Background: Future colorectal cancer (CRC) screening
programmes should not (greatly) interfere with regular
health care. Hence, we analysed the Dutch endoscopic practice to provide a clear insight into endoscopic workload and manpower with a special emphasis on the current ability to facilitate a successful implementation of a faecal occult blood test (FOBT)-based nationwide CRC screening programme.
Methods: A questionnaire was sent to all Dutch endoscopy units (n=100) in the spring of 2005. The questionnaire included topics ranging from the numbers and specifications of endoscopies performed in 2004 and the numbers of endoscopists per unit to expected vacancies for gastroenterologists and waiting times.
Results: The response rate was 98%, representing a total of 49,253 hospital beds. overall, a 26% increase in the number of endoscopies from 325,000 in 1999 to almost 410,000 in 2004 was found, accompanied by a 25% increase in manpower. The total number of endoscopists was 598. regional differences were observed in the number of endoscopists, the total number of endoscopies and colonoscopies, and the number of endoscopies per endoscopist. A biannual FOBT-based screening programme would yield an additional workload of 25,385 colonoscopies a year amounting to a 22% increase in the total number of colonoscopies performed. However, the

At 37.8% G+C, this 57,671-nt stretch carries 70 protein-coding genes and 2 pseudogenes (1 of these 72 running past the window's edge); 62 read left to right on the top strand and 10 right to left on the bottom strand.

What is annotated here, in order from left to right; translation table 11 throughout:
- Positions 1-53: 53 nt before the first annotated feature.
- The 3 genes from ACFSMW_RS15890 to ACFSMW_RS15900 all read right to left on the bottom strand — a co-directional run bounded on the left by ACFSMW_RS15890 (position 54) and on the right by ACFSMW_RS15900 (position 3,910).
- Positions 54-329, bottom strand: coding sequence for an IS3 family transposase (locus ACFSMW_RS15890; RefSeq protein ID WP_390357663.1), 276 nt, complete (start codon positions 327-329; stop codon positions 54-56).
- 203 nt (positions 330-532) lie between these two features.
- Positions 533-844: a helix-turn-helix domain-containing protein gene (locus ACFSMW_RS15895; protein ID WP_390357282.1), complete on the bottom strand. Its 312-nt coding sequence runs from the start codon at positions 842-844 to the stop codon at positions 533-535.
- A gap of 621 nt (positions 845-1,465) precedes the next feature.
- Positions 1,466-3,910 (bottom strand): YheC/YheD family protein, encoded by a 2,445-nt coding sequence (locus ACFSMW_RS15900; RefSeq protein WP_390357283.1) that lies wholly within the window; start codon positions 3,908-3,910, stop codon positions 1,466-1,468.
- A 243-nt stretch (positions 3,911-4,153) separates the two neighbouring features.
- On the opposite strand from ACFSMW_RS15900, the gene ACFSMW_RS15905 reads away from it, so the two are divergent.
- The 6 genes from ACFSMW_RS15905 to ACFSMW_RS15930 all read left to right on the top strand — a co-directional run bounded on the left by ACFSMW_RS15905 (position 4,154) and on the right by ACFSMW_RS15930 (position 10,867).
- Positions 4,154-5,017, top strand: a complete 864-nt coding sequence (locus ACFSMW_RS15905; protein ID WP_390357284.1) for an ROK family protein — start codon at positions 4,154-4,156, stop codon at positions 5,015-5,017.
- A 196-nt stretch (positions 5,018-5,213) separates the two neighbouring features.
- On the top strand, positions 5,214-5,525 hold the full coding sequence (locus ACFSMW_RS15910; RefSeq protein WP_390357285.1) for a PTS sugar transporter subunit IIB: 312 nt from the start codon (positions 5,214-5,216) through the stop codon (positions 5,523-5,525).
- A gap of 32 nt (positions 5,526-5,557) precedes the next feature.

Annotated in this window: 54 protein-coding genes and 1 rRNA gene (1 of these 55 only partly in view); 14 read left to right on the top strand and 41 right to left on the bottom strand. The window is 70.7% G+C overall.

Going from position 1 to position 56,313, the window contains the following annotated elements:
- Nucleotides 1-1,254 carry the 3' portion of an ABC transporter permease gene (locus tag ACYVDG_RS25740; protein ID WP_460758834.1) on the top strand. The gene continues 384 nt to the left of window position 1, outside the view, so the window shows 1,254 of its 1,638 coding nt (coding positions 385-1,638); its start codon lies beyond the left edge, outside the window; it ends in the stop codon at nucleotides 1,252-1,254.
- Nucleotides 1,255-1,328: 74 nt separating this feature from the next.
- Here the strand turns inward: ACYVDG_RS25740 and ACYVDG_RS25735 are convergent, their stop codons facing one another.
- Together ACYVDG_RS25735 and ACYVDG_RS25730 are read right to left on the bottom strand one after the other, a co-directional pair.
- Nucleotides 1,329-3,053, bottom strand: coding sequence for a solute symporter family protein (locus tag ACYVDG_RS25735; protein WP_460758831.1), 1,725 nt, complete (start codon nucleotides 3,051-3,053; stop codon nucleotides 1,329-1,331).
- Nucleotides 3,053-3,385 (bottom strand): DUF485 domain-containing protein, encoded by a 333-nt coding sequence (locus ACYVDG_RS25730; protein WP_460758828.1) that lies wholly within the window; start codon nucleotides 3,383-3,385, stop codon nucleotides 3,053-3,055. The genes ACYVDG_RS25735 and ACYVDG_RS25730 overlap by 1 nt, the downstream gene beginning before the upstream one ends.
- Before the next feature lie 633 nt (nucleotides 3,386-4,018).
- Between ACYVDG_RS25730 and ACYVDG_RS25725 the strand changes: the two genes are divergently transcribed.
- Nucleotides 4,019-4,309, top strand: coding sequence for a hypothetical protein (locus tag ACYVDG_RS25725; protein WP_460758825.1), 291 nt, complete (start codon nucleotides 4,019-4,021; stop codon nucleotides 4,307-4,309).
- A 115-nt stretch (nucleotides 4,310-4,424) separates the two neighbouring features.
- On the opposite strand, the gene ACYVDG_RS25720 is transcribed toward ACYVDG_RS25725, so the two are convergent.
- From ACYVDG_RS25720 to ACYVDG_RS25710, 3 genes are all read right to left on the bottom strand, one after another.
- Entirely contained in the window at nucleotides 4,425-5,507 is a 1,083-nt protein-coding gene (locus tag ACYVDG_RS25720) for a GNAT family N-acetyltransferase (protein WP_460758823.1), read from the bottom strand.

workload per unit would only have to increase by five extra colonoscopies a week.
Conclusion: Whereas an FOBT-based CRC screening
programme is currently feasible without strongly interfering with regular health care, future plans regarding the scale and preferred mode of screening should incorporate solid data on the (regional) endoscopic capacity and manpower needed for
a successful implementation.